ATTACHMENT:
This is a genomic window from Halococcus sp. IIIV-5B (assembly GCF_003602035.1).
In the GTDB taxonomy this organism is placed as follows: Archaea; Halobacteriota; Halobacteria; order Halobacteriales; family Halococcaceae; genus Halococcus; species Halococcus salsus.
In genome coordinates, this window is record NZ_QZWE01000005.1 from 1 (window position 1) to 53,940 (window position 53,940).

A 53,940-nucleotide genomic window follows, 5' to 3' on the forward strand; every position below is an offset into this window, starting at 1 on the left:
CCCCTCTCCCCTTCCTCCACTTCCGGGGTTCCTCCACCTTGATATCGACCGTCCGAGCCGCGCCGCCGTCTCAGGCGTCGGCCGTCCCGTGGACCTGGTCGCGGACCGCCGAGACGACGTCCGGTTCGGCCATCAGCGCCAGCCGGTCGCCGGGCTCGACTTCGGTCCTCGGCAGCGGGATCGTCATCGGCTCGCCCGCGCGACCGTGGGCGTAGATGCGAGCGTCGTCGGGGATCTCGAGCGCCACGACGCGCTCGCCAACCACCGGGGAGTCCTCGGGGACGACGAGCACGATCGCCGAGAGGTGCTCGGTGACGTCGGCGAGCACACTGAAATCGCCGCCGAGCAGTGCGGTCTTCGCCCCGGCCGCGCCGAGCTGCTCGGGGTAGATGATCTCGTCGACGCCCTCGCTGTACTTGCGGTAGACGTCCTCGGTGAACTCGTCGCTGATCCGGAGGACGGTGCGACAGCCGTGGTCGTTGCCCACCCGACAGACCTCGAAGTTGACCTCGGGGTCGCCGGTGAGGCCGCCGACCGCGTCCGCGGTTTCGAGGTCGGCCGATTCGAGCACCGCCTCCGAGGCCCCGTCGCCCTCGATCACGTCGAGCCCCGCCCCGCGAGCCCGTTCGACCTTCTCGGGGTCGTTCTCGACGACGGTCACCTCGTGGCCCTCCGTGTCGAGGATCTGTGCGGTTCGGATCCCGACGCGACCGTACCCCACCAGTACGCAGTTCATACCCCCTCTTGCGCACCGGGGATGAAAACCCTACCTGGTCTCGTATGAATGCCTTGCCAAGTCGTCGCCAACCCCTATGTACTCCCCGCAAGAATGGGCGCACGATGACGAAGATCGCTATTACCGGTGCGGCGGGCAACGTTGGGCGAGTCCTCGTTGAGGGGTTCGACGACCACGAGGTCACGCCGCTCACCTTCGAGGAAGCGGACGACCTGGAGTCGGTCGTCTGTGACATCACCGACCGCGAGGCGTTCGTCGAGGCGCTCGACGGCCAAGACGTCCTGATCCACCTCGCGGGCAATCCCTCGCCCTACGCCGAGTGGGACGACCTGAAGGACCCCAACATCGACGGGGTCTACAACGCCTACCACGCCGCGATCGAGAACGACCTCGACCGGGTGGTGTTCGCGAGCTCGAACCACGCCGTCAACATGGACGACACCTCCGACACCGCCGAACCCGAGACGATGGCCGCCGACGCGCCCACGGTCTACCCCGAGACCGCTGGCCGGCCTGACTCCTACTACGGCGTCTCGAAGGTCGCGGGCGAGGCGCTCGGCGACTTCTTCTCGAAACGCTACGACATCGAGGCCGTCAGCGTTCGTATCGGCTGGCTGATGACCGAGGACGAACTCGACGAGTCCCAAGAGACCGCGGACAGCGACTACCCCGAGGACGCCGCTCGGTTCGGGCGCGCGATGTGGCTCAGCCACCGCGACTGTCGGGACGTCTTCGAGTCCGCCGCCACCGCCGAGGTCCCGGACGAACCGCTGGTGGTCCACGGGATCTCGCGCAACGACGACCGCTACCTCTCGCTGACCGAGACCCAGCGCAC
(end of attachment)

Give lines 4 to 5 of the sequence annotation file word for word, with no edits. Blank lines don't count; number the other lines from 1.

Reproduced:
A 53,940-nucleotide genomic window follows, 5' to 3' on the forward strand; every position below is an offset into this window, starting at 1 on the left:
CCCCTCTCCCCTTCCTCCACTTCCGGGGTTCCTCCACCTTGATATCGACCGTCCGAGCCGCGCCGCCGTCTCAGGCGTCGGCCGTCCCGTGGACCTGGTCGCGGACCGCCGAGACGACGTCCGGTTCGGCCATCAGCGCCAGCCGGTCGCCGGGCTCGACTTCGGTCCTCGGCAGCGGGATCGTCATCGGCTCGCCCGCGCGACCGTGGGCGTAGATGCGAGCGTCGTCGGGGATCTCGAGCGCCACGACGCGCTCGCCAACCACCGGGGAGTCCTCGGGGACGACGAGCACGATCGCCGAGAGGTGCTCGGTGACGTCGGCGAGCACACTGAAATCGCCGCCGAGCAGTGCGGTCTTCGCCCCGGCCGCGCCGAGCTGCTCGGGGTAGATGATCTCGTCGACGCCCTCGCTGTACTTGCGGTAGACGTCCTCGGTGAACTCGTCGCTGATCCGGAGGACGGTGCGACAGCCGTGGTCGTTGCCCACCCGACAGACCTCGAAGTTGACCTCGGGGTCGCCGGTGAGGCCGCCGACCGCGTCCGCGGTTTCGAGGTCGGCCGATTCGAGCACCGCCTCCGAGGCCCCGTCGCCCTCGATCACGTCGAGCCCCGCCCCGCGAGCCCGTTCGACCTTCTCGGGGTCGTTCTCGACGACGGTCACCTCGTGGCCCTCCGTGTCGAGGATCTGTGCGGTTCGGATCCCGACGCGACCGTACCCCACCAGTACGCAGTTCATACCCCCTCTTGCGCACCGGGGATGAAAACCCTACCTGGTCTCGTATGAATGCCTTGCCAAGTCGTCGCCAACCCCTATGTACTCCCCGCAAGAATGGGCGCACGATGACGAAGATCGCTATTACCGGTGCGGCGGGCAACGTTGGGCGAGTCCTCGTTGAGGGGTTCGACGACCACGAGGTCACGCCGCTCACCTTCGAGGAAGCGGACGACCTGGAGTCGGTCGTCTGTGACATCACCGACCGCGAGGCGTTCGTCGAGGCGCTCGACGGCCAAGACGTCCTGATCCACCTCGCGGGCAATCCCTCGCCCTACGCCGAGTGGGACGACCTGAAGGACCCCAACATCGACGGGGTCTACAACGCCTACCACGCCGCGATCGAGAACGACCTCGACCGGGTGGTGTTCGCGAGCTCGAACCACGCCGTCAACATGGACGACACCTCCGACACCGCCGAACCCGAGACGATGGCCGCCGACGCGCCCACGGTCTACCCCGAGACCGCTGGCCGGCCTGACTCCTACTACGGCGTCTCGAAGGTCGCGGGCGAGGCGCTCGGCGACTTCTTCTCGAAACGCTACGACATCGAGGCCGTCAGCGTTCGTATCGGCTGGCTGATGACCGAGGACGAACTCGACGAGTCCCAAGAGACCGCGGACAGCGACTACCCCGAGGACGCCGCTCGGTTCGGGCGCGCGATGTGGCTCAGCCACCGCGACTGTCGGGACGTCTTCGAGTCCGCCGCCACCGCCGAGGTCCCGGACGAACCGCTGGTGGTCCACGGGATCTCGCGCAACGACGACCGCTACCTCTCGCTGACCGAGACCCAGCGCAC